The means to block or release a dam
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If the hundreds displaced in the Narmada valley owe the good deal they got to the Narmada Bachao Andolan (NBA), there are thousands of others who have been deprived of benefits they would potentially have got had the pressure group allowed development projects to be completed on time.
From Jal Samadhi to Jal Satyagraha to fast-unto-death, the movement spanning Madhya Pradesh, Gujarat and Maharashtra has resorted to several tactics in the nearly two-and-a-half decades of its existence, while simultaneously knocking on courts' doors in its quest for providing what it calls "an alternative to the prevalent policy of development" that has no place for big dams.
The Sardar Sarovar Project in Gujarat and Omkareshwar and Indira Sagar in Madhya Pradesh are the major projects on the Narmada that were delayed due to the NBA's interference.
What started as a struggle against the Sardar Sarovar Project in the 1980s now encompasses every dam on the Narmada in MP with the movement's torchbearer Medha Patkar, who used to frequently threaten to drown herself in the reservoirs of the project, now moving on to other development projects in the country.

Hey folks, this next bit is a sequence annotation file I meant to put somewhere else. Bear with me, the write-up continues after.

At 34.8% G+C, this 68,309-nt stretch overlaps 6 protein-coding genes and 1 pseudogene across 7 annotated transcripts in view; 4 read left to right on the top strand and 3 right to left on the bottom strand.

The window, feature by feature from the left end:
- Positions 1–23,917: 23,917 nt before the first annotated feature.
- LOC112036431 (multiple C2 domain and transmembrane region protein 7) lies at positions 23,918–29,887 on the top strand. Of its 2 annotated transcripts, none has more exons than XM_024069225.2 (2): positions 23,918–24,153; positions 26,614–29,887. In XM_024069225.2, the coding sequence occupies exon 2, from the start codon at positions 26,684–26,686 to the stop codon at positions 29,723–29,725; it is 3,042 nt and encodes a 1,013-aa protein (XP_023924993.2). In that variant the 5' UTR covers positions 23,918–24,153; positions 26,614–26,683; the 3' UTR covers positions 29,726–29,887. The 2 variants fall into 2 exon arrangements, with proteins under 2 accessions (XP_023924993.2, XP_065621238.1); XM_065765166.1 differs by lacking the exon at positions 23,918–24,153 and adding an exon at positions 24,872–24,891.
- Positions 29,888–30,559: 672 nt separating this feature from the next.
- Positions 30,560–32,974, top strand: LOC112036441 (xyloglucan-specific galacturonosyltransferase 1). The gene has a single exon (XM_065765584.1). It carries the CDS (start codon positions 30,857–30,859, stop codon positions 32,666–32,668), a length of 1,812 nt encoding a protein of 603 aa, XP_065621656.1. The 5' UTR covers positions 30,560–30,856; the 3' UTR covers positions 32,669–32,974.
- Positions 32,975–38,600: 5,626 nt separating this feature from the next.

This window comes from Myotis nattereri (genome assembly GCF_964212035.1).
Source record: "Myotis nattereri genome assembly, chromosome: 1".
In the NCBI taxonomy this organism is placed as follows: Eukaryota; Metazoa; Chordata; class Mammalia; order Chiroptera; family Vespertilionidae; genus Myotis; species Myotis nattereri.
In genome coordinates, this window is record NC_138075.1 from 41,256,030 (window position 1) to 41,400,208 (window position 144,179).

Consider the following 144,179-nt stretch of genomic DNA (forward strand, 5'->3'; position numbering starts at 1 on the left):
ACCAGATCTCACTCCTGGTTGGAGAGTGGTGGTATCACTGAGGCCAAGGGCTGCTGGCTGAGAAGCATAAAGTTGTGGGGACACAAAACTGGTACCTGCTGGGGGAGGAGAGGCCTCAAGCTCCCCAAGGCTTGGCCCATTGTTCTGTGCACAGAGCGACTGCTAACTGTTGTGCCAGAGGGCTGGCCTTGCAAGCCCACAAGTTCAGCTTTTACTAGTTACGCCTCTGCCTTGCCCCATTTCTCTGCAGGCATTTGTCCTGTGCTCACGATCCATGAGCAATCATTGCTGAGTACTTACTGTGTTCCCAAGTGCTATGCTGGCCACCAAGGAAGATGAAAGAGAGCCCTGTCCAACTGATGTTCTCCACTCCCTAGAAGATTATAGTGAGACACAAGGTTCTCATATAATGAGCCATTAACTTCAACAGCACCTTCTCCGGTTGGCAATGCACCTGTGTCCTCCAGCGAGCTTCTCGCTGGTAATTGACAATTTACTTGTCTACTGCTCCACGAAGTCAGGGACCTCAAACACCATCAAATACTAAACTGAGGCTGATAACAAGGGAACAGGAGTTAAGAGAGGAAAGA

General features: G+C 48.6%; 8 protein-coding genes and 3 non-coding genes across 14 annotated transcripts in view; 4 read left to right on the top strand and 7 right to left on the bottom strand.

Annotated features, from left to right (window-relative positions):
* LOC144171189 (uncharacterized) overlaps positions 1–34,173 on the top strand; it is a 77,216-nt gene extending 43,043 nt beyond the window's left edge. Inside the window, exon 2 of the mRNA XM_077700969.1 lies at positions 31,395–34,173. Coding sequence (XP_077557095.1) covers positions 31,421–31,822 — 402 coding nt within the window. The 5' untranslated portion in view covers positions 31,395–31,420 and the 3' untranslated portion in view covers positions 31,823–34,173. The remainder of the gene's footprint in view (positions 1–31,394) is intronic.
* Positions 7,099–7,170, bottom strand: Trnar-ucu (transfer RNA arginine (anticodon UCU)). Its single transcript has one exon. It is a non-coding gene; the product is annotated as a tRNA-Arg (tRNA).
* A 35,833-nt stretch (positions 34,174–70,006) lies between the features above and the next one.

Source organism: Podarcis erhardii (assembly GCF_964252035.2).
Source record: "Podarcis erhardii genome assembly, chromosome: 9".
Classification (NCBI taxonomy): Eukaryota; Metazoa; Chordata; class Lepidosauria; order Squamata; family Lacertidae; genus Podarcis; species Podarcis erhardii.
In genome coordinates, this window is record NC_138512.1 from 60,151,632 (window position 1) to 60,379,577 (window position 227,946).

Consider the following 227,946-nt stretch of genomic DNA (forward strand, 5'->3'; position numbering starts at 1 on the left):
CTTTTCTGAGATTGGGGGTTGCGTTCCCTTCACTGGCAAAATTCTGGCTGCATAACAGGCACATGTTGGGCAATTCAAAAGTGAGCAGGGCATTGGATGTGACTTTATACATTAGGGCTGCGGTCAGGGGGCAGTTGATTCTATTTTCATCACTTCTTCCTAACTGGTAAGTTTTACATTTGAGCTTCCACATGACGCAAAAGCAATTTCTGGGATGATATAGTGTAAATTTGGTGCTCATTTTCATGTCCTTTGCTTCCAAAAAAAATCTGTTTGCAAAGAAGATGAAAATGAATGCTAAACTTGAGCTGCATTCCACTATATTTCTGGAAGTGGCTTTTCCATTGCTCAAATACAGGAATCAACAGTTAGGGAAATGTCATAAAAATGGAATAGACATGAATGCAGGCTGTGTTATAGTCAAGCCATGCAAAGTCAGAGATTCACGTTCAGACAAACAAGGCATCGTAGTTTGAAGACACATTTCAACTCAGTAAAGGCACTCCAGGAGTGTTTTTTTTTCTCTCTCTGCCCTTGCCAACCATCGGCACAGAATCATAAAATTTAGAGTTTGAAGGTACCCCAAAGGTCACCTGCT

Alok Agrawal and Chittaroopa Palit, the current protagonists, recently forced the MP government to yield on the rehabilitation of those displaced by the Omkareshwar dam when NBA supporters squatted in the waters for days. Even as the movement was celebrating the outcome of its widely televised water protests, the government struck at the Indira Sagar dam, nipping in the bud a similar protest in support of the displaced there.
The movement has supporters in NGOs such as the Right to Food Campaign and had many sympathisers in the media who cut their teeth covering the activism stemming from the Bhopal gas tragedy, as also in the judiciary. Writer Arundhati Roy supports the NBA, as did actor Aamir Khan and late social activist Baba Amte at one point. But the support base is shrinking.